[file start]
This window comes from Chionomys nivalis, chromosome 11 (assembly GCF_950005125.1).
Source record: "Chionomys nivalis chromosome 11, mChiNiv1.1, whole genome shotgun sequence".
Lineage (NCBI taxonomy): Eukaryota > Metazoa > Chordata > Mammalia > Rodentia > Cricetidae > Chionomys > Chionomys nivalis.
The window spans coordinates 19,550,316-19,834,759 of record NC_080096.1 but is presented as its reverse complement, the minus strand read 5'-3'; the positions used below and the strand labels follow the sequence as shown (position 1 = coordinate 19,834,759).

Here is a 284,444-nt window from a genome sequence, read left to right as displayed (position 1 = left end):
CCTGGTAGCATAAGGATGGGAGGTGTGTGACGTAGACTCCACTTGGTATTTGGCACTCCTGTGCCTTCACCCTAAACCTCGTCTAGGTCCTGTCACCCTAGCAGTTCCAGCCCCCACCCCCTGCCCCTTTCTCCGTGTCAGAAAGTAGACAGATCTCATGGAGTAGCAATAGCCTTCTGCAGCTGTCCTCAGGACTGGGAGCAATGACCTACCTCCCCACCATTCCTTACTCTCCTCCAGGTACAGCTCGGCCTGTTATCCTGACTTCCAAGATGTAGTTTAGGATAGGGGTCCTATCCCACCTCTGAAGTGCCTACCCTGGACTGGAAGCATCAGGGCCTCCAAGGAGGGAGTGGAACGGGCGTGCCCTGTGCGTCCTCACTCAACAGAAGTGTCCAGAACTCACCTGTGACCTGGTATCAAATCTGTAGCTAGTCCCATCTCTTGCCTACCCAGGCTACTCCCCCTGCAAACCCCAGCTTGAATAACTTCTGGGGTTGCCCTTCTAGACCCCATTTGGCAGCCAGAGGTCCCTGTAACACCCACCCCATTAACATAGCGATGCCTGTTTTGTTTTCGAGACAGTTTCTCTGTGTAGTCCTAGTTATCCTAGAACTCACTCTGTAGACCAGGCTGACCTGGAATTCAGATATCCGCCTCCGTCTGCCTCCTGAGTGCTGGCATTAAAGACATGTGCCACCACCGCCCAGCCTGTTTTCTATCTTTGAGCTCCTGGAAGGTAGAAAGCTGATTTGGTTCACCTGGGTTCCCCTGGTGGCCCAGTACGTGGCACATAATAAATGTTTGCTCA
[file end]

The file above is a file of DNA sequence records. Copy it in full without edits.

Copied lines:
This window comes from Chionomys nivalis, chromosome 11 (assembly GCF_950005125.1).
Source record: "Chionomys nivalis chromosome 11, mChiNiv1.1, whole genome shotgun sequence".
Lineage (NCBI taxonomy): Eukaryota > Metazoa > Chordata > Mammalia > Rodentia > Cricetidae > Chionomys > Chionomys nivalis.
The window spans coordinates 19,550,316-19,834,759 of record NC_080096.1 but is presented as its reverse complement, the minus strand read 5'-3'; the positions used below and the strand labels follow the sequence as shown (position 1 = coordinate 19,834,759).

Here is a 284,444-nt window from a genome sequence, read left to right as displayed (position 1 = left end):
CCTGGTAGCATAAGGATGGGAGGTGTGTGACGTAGACTCCACTTGGTATTTGGCACTCCTGTGCCTTCACCCTAAACCTCGTCTAGGTCCTGTCACCCTAGCAGTTCCAGCCCCCACCCCCTGCCCCTTTCTCCGTGTCAGAAAGTAGACAGATCTCATGGAGTAGCAATAGCCTTCTGCAGCTGTCCTCAGGACTGGGAGCAATGACCTACCTCCCCACCATTCCTTACTCTCCTCCAGGTACAGCTCGGCCTGTTATCCTGACTTCCAAGATGTAGTTTAGGATAGGGGTCCTATCCCACCTCTGAAGTGCCTACCCTGGACTGGAAGCATCAGGGCCTCCAAGGAGGGAGTGGAACGGGCGTGCCCTGTGCGTCCTCACTCAACAGAAGTGTCCAGAACTCACCTGTGACCTGGTATCAAATCTGTAGCTAGTCCCATCTCTTGCCTACCCAGGCTACTCCCCCTGCAAACCCCAGCTTGAATAACTTCTGGGGTTGCCCTTCTAGACCCCATTTGGCAGCCAGAGGTCCCTGTAACACCCACCCCATTAACATAGCGATGCCTGTTTTGTTTTCGAGACAGTTTCTCTGTGTAGTCCTAGTTATCCTAGAACTCACTCTGTAGACCAGGCTGACCTGGAATTCAGATATCCGCCTCCGTCTGCCTCCTGAGTGCTGGCATTAAAGACATGTGCCACCACCGCCCAGCCTGTTTTCTATCTTTGAGCTCCTGGAAGGTAGAAAGCTGATTTGGTTCACCTGGGTTCCCCTGGTGGCCCAGTACGTGGCACATAATAAATGTTTGCTCA